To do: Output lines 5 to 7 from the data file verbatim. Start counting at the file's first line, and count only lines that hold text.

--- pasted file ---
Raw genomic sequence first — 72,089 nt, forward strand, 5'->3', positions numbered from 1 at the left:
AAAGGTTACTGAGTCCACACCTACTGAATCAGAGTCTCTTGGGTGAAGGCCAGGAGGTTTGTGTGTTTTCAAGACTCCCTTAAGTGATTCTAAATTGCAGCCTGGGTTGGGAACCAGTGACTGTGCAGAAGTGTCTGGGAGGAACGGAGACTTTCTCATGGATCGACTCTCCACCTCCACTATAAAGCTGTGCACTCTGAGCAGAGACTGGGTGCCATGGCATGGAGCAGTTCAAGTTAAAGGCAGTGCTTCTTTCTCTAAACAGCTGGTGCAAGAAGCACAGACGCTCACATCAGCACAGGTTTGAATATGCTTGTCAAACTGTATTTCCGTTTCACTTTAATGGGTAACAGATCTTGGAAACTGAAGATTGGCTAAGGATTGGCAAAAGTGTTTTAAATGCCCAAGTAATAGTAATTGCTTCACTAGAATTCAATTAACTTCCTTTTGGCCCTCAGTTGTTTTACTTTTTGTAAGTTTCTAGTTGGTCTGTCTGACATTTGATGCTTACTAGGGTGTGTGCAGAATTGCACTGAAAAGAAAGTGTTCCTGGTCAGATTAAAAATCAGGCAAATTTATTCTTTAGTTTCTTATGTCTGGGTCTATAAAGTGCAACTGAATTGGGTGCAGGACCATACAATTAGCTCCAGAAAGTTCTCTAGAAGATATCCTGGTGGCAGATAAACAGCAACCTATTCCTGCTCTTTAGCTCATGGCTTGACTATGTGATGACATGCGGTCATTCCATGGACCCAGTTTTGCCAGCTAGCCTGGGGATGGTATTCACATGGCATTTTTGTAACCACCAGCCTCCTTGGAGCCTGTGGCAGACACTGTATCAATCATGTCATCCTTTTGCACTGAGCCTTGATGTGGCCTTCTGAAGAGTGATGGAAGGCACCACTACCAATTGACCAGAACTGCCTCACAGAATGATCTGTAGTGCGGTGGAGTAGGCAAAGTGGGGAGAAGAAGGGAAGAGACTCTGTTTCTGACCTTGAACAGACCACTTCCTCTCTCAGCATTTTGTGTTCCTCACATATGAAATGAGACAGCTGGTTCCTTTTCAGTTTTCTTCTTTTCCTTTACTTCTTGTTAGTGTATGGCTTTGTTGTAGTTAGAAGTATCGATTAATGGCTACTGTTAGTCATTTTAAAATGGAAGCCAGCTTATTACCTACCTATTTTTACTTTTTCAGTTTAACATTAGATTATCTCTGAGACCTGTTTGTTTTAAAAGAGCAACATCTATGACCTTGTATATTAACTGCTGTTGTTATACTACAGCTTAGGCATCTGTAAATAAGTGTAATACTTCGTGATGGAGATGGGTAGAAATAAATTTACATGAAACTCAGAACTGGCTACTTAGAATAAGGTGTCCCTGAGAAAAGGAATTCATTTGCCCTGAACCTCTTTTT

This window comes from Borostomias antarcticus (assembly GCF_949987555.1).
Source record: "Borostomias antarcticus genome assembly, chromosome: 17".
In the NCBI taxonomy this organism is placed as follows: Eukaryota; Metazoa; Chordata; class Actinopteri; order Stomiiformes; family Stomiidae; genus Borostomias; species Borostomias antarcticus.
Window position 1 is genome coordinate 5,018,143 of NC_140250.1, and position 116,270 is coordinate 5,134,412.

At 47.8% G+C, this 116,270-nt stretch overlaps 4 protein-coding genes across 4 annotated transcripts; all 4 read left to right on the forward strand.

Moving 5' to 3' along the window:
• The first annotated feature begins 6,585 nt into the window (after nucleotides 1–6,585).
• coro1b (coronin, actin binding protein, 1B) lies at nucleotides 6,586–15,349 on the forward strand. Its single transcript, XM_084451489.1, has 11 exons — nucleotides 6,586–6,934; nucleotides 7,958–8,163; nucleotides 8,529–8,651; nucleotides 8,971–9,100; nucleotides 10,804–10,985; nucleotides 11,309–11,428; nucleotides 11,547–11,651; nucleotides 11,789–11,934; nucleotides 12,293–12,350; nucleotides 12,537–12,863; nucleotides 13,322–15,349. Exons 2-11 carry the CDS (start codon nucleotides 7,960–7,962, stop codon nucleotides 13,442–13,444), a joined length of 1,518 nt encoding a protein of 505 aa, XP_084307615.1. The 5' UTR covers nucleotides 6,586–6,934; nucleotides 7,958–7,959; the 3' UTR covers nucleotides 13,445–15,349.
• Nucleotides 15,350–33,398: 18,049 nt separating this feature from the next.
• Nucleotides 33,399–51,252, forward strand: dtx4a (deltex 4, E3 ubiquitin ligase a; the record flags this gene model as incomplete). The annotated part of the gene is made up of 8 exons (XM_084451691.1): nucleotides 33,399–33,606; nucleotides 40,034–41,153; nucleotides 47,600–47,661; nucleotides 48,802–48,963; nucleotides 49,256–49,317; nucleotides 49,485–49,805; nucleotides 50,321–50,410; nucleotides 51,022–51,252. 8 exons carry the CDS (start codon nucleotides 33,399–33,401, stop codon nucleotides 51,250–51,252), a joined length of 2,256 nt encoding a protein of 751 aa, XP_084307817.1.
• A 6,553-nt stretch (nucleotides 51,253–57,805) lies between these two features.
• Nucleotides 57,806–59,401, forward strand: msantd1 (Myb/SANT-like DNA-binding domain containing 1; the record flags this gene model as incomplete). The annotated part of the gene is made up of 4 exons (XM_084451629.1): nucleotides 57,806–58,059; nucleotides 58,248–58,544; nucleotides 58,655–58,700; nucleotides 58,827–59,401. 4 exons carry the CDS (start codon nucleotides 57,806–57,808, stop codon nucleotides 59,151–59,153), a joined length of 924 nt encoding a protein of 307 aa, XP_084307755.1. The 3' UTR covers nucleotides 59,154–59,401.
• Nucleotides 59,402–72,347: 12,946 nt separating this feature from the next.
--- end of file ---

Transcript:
In the NCBI taxonomy this organism is placed as follows: Eukaryota; Metazoa; Chordata; class Actinopteri; order Stomiiformes; family Stomiidae; genus Borostomias; species Borostomias antarcticus.
Window position 1 is genome coordinate 5,018,143 of NC_140250.1, and position 116,270 is coordinate 5,134,412.

At 47.8% G+C, this 116,270-nt stretch overlaps 4 protein-coding genes across 4 annotated transcripts; all 4 read left to right on the forward strand.